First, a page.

What’s Wrong With China?

President Xi Jinping at David Cameron inspect models of the Airport City Manchester China Cluster

When China sneezes, the world catches a cold. UK economy is facing a ‘Cocktail of crisis’ as China’s economy slip into a lower gear….writes Karishma Saurabh Kalita 

President Xi Jinping at David Cameron inspect models of the Airport City Manchester China Cluster
President Xi Jinping at David Cameron inspect models of the Airport City Manchester China Cluster

Experts forecast a slowing down of the giant Chinese economy during 2016 as Beijing has girded up to implement its decision to scrap the almost four-decade-old one-child norm in the face of an ageing population. China watchers also saw Beijing continuing to flex its muscles in the South China Sea where it has disputes with neighbours Japan and Vietnam while Sino-Indian relations were likely to see an upswing with cautious movements in the strategic and security domain.

One of the biggest milestones in China’s history was the scrapping of the 37-year-old one-child diktat on October 29, 2015, and proposed implementation of a relaxed two-child principle later in 2016. The Communist Party of China (CPC) proposed this scheme in an attempt to balance population development and offset the burden of an aging population.

“This change was definitely important in the socio-political domain. The need to scrap the one child policy was absolutely necessary due to China’s growing aged population. But the demographic dividend will be only seen after 25-30 years and not in the near future,” noted strategic expert C. Uday Bhaskar, director, Society for Policy Studies (SPS), said.

A final plan for the change will be ratified by China’s top legislature in March after which it will come into affect officially. It has been estimated that it would raise the population from the current total of 1.37 billion to an estimated 1.45 billion by 2030.

“Data has shown that 64 percent of China’s total population still prefer the one child policy. The country will need an absolute majority for this to become a total success,” Professor Srikanth Kondapalli, Centre for East Asian Studies, Jawaharlal Nehru University, New Delhi, said.

China’s strength, its economy, took a beating when the yuan was devalued on August 11 by lowering its daily mid-point trading price to 1.87 percent weaker against the US dollar. The next day, it faced its second devaluation as it pushed down by another 1.62 percent against the US dollar. The devaluations resulted in Chinese exports getting cheaper and imports into China more expensive by that amount.

“China’s economic slowdown will persist even in 2016. In 2010, the gross domestic product (GDP) growth rate was a 10.8 percent. I expect at least a 6.5 percent rate or possibly even lower in 2016 as market confidence is decreasing. The yuan is coming back to its actual position, and even if it may not get devalued this year, the actual value will decline,” Kondapalli said.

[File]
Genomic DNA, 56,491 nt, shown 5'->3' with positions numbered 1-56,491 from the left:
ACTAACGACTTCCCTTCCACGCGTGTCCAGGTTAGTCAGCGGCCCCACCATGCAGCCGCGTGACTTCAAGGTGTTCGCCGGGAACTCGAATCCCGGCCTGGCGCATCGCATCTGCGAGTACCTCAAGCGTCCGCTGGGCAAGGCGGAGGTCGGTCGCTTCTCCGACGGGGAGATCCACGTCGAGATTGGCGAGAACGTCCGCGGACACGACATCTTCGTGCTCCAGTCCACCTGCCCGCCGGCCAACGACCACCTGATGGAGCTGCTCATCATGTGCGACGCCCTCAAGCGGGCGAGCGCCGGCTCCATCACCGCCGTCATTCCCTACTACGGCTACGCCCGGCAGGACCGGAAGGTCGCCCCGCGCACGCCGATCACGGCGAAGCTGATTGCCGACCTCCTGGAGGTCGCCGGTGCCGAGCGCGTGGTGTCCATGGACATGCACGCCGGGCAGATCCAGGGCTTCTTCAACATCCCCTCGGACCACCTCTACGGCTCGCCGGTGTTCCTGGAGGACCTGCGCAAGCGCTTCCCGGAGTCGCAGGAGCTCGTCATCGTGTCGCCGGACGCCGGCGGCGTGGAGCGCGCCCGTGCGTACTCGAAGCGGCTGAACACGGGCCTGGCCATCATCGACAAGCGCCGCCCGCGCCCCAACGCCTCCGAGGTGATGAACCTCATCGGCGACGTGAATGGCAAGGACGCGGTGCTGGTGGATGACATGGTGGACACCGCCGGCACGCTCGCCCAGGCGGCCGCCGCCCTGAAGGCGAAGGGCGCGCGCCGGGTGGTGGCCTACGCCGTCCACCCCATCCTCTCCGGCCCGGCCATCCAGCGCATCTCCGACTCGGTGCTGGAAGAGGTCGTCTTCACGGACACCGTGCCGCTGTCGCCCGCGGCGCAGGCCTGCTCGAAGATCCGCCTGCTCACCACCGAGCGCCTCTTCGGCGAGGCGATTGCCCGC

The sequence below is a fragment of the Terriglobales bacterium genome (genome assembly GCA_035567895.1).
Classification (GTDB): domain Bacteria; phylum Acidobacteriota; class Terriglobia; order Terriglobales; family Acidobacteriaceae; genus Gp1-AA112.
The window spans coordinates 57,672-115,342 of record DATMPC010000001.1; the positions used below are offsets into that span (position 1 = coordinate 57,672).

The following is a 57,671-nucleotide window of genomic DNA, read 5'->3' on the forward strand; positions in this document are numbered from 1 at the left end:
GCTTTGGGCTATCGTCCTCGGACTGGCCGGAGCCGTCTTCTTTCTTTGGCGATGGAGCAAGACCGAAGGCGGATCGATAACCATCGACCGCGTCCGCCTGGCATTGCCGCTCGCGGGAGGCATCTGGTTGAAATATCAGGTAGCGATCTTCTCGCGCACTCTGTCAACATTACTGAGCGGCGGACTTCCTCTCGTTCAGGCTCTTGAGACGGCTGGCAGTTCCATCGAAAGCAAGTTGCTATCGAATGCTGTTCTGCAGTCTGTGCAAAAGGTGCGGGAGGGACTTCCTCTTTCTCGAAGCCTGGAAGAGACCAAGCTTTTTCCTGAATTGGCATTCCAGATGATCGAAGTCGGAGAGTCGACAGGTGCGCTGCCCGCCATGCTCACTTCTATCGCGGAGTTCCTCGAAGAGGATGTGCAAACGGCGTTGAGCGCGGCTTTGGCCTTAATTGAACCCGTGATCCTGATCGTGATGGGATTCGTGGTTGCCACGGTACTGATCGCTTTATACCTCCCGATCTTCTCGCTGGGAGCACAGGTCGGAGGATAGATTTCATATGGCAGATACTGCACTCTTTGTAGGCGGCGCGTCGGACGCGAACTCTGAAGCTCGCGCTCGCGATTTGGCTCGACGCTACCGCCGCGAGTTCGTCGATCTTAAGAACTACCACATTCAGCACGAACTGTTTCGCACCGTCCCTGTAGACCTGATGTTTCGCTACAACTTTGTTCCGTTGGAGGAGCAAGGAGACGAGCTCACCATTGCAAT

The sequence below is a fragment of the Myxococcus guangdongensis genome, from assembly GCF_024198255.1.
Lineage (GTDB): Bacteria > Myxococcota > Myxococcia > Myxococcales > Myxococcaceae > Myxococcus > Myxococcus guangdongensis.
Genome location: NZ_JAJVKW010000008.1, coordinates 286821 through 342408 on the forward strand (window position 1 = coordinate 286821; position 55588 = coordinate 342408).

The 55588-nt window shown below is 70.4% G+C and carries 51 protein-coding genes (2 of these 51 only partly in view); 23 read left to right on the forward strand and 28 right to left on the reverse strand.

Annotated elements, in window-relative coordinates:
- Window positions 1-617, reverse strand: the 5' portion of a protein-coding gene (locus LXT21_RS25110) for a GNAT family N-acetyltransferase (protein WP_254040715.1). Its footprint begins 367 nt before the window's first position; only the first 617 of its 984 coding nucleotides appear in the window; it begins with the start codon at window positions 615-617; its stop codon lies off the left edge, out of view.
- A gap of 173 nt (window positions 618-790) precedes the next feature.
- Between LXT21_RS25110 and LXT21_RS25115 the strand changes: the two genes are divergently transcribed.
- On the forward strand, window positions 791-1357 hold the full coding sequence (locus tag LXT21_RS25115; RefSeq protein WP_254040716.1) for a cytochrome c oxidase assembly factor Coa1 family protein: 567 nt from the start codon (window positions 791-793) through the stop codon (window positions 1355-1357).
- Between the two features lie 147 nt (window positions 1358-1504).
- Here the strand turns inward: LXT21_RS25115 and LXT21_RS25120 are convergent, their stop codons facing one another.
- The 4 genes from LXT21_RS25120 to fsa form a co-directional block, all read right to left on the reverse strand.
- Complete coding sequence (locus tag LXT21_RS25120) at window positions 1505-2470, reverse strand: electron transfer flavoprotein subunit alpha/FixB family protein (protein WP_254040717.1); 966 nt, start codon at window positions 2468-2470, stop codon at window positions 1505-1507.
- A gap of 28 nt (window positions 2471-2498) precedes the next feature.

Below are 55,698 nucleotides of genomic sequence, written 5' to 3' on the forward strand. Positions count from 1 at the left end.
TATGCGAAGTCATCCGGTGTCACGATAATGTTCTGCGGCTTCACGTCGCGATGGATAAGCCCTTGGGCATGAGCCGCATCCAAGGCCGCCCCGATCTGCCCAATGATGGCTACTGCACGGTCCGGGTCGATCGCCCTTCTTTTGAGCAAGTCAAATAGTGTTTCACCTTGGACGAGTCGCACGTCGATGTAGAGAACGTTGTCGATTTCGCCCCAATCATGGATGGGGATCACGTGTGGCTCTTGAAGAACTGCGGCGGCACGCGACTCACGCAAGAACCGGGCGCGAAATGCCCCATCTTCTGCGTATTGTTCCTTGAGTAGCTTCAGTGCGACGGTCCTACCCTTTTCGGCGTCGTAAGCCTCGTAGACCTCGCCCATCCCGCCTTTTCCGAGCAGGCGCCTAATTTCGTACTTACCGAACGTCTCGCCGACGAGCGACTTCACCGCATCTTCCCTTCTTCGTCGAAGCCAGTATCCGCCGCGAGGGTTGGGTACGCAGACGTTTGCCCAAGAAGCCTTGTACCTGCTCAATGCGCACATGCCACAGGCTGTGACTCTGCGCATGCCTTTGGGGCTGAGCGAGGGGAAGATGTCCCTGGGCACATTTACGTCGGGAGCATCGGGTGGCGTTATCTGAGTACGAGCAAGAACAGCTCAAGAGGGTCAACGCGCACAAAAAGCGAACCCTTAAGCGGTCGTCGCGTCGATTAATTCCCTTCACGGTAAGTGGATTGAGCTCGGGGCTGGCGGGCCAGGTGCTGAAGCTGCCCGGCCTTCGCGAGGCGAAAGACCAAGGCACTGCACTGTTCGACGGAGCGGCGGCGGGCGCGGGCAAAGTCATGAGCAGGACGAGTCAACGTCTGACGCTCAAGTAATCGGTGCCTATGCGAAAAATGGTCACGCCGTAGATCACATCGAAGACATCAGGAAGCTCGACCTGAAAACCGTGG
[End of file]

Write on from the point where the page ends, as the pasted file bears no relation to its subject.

According to Arvind Yelery, associate fellow, Institute of Chinese Studies, the country’s economic growth will also depend on how the country manages its excessive commitments that it has made to complete by this year in terms of trade, communications and science and technology. There is speculation that a lot of fluctuations will occur after the third quarter of 2016.

On December 1, the International Monetary Fund included the yuan in its Special Drawing Rights (SDR) basket that will make it the fifth reserve currency after the dollar, the euro, the pound sterling and the yen. However, the final inclusion will take another six to eight months.

China’s campaign of island building in the South China Sea has caused concerns among other regional contenders.

“China’s claim towards the South China Sea is a matter of muscular assertiveness. The complex geo-political situation here will remain,” Bhaskar said.

China claims most of the South and East China seas. Other countries in South East Asia have competing claims for the Spratly Islands, Paracel Islands and Scarborough Shoal, which are thought to have resource-rich waters around them.

According to Kondapalli, China will not agree to others asserting claim over the South China Sea. This tussle will continue and the issue will be clinched with military power.

China completed construction of two lighthouses in October and the government has reiterated that China’s construction completely falls within its own sovereignty.

In 2015, China also moved closer in terms of bilateral relations with South Asian nations including India. A golden moment in cementing India-China relations was when Prime Minister Narendra Modi visited China in May and inked a record 24 bilateral agreements, held summit level talks and signed 26 deals worth $22 billion.

“China and India have moved very cautiously in terms of bilateral agreements. The two countries will definitely engage more in the trade and economy sectors but when it comes to strategic and and security domain, issue will definitely prevail for China’s support towards Pakistan,” Bhaskar said.

China-Pakistan relations took a new turn with President Xi Jinping’s visit in April 2015 to Islamabad, where he envisaged investments worth $45 billion and signed 51 agreements. The investments were expected for the projects that constitute the China-Pakistan Economic Corridor.

“China-Pakistan relations will remain almost the same, but when Modi visited Islamabad on December 25, 2015, it did create a ripple effect. For China-India relations to flourish better, political investments are of the utmost importance,” Yelery said, adding the economic front looks very optimistic as China will look to compete with the already existing and successful Japanese investments in India.